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Why I use a wheelchair when I can walk

When you see someone get out of a wheelchair and walk, don’t be alarmed. It’s not a miracle!

In 2015, I went to Disneyland and passed out by the turnstiles. I reassured everyone I was okay, then proceeded to enter the park and faint again, this time on the raft to Tarzan’s Treehouse. I was taken to a sick bay in the Wild West town of Grizzly Gulch, and spent the rest of the day carousing the park in a wheelchair. It was a game-changer.

I can walk. I am fully able to use my legs and feet and twinkle toes. However, it had not dawned on me just how much energy walking had been sucking from me until I was given a Mickey Mouse-themed vessel that empowered me re-channel my spoons into other activities.

Chronic illness patients often talk about “spoons.” “Do you have the spoons for this?” “I’m low on spoons today.” Spoon theory was coined in a 2003 essay by Christine Miserandino, and it explains a currency-type system where every time you exert yourself, you give away one or more spoons. I prefer to think of it like phone battery. Imagine charging your phone all night because you have a big today tomorrow. Your phone battery will last all day and maybe you’ll get home with it at 34%, ready to recharge to 100% for the next day.

Now imagine charging your phone all night, but it’s only at 56% when you wake up. Or it was at 100% when you got up but suddenly dropped to 56% while you were eating breakfast. You go through your day noticing erratic battery drops. You have no idea if you’re going to still have any battery by 5pm and your day ends at 8pm. You sneak a quick charge at work, but it only helps a little. You either need to cancel your evening plans to get home on a dwindling battery or power the through the night, hoping your phone doesn’t die on you.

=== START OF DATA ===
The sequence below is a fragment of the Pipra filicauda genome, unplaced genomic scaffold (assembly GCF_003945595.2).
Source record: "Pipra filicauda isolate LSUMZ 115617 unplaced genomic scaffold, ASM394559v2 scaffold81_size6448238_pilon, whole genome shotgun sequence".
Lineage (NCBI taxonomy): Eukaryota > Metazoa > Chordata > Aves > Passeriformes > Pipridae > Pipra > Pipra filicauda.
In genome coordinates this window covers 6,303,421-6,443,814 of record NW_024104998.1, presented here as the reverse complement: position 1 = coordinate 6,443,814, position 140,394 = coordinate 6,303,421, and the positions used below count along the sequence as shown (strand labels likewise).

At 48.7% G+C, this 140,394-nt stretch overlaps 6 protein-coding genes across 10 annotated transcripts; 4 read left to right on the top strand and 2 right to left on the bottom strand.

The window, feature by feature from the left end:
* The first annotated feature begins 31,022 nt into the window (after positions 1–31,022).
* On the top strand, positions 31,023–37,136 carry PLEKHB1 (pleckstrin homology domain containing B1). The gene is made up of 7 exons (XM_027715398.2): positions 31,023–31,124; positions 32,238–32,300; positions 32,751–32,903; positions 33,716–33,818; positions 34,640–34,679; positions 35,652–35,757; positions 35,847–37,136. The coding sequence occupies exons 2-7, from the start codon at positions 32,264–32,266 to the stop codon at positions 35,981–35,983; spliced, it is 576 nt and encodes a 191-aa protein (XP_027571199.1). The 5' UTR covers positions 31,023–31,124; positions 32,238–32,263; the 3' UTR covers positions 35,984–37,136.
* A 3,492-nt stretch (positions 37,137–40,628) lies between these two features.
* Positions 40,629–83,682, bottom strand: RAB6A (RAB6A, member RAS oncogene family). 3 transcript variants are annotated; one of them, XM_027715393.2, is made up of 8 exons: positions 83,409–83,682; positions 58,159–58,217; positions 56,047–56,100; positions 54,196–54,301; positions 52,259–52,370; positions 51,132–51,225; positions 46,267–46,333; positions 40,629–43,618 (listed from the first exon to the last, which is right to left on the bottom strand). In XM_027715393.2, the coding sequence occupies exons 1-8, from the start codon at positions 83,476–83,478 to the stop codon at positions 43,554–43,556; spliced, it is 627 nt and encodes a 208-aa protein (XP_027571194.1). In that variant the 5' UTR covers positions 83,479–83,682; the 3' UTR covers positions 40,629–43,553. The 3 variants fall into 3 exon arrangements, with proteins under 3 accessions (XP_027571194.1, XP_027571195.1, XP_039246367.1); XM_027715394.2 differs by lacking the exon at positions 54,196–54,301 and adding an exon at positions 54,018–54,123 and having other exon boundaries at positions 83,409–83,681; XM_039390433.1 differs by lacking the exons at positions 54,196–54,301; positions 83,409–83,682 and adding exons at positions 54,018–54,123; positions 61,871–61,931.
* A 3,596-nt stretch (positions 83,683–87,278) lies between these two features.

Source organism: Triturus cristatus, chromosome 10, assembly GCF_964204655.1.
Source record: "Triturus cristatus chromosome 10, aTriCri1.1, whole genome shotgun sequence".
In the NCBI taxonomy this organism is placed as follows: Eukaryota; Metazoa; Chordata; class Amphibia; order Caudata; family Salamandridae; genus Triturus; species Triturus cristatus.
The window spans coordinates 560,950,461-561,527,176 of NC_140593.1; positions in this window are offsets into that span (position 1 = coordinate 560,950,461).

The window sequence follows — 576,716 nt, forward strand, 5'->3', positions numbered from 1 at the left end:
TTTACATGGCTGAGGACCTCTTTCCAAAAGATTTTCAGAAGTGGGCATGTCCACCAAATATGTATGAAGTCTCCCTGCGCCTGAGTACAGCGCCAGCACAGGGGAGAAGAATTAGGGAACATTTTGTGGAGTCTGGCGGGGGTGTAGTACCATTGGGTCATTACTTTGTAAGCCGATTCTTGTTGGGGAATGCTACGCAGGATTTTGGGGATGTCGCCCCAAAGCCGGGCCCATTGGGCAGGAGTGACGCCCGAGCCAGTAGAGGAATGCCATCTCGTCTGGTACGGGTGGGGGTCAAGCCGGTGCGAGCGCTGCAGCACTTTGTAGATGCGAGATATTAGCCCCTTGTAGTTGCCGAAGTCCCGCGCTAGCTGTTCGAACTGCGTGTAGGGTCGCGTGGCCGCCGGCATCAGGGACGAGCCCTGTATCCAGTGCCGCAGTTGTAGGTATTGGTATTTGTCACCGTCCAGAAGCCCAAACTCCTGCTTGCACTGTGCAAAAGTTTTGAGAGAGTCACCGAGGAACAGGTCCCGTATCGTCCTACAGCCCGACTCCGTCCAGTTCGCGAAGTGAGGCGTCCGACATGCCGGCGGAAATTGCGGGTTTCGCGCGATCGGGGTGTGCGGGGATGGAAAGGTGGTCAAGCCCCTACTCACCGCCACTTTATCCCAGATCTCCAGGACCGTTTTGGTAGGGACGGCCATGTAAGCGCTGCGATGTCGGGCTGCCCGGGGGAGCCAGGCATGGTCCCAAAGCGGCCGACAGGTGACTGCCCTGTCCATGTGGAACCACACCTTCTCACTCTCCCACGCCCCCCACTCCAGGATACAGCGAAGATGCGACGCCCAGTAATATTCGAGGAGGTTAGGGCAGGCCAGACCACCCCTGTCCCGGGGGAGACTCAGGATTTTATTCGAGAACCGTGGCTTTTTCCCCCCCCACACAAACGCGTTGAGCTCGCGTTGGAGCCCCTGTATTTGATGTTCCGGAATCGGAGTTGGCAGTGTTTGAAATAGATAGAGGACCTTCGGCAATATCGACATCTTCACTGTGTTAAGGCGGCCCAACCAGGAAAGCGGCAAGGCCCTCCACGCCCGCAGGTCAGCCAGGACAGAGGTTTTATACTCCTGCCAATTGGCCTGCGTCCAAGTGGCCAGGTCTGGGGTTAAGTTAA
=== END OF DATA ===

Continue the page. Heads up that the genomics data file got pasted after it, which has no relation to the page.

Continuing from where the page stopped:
Not a perfect analogy, but the latter description is the experience of a chronically ill person. Just swap out phone with body and battery with energy, mobility, wherewithal — any of those things that we take for granted when it’s there.

When my birthday came around last month, I wanted to go to Disneyland again and knew I’d only be able to get through the day if I used a wheelchair to conserve my energy. It worked out cheaper to rent a wheelchair for the month from the Red Cross than for the day from Disneyland. I resolved to use September 2021 as a month to experiment using a wheelchair and a quadripod walking cane (think Carl Fredricksen in the Pixar movie Up). I wanted to get more out of my days and stop turning down invitations because walking had run me down. What could I do, I wondered, with the energy I currently waste standing and walking?